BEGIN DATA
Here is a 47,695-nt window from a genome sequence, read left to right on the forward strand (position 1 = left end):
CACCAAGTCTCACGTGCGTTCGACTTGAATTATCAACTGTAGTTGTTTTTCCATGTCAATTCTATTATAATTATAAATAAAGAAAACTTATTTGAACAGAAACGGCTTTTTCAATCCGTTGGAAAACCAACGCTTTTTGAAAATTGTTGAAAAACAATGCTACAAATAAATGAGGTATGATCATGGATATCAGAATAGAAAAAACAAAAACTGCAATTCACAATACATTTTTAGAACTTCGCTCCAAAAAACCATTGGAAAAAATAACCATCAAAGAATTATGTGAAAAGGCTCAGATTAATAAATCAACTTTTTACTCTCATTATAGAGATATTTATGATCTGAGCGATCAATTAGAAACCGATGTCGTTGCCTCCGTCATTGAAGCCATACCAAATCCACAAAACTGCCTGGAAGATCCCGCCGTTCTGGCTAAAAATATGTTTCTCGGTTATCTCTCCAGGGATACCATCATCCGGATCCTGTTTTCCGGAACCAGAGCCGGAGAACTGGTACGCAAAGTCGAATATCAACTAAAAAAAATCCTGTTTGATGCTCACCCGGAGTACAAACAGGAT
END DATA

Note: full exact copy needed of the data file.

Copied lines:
Here is a 47,695-nt window from a genome sequence, read left to right on the forward strand (position 1 = left end):
CACCAAGTCTCACGTGCGTTCGACTTGAATTATCAACTGTAGTTGTTTTTCCATGTCAATTCTATTATAATTATAAATAAAGAAAACTTATTTGAACAGAAACGGCTTTTTCAATCCGTTGGAAAACCAACGCTTTTTGAAAATTGTTGAAAAACAATGCTACAAATAAATGAGGTATGATCATGGATATCAGAATAGAAAAAACAAAAACTGCAATTCACAATACATTTTTAGAACTTCGCTCCAAAAAACCATTGGAAAAAATAACCATCAAAGAATTATGTGAAAAGGCTCAGATTAATAAATCAACTTTTTACTCTCATTATAGAGATATTTATGATCTGAGCGATCAATTAGAAACCGATGTCGTTGCCTCCGTCATTGAAGCCATACCAAATCCACAAAACTGCCTGGAAGATCCCGCCGTTCTGGCTAAAAATATGTTTCTCGGTTATCTCTCCAGGGATACCATCATCCGGATCCTGTTTTCCGGAACCAGAGCCGGAGAACTGGTACGCAAAGTCGAATATCAACTAAAAAAAATCCTGTTTGATGCTCACCCGGAGTACAAACAGGAT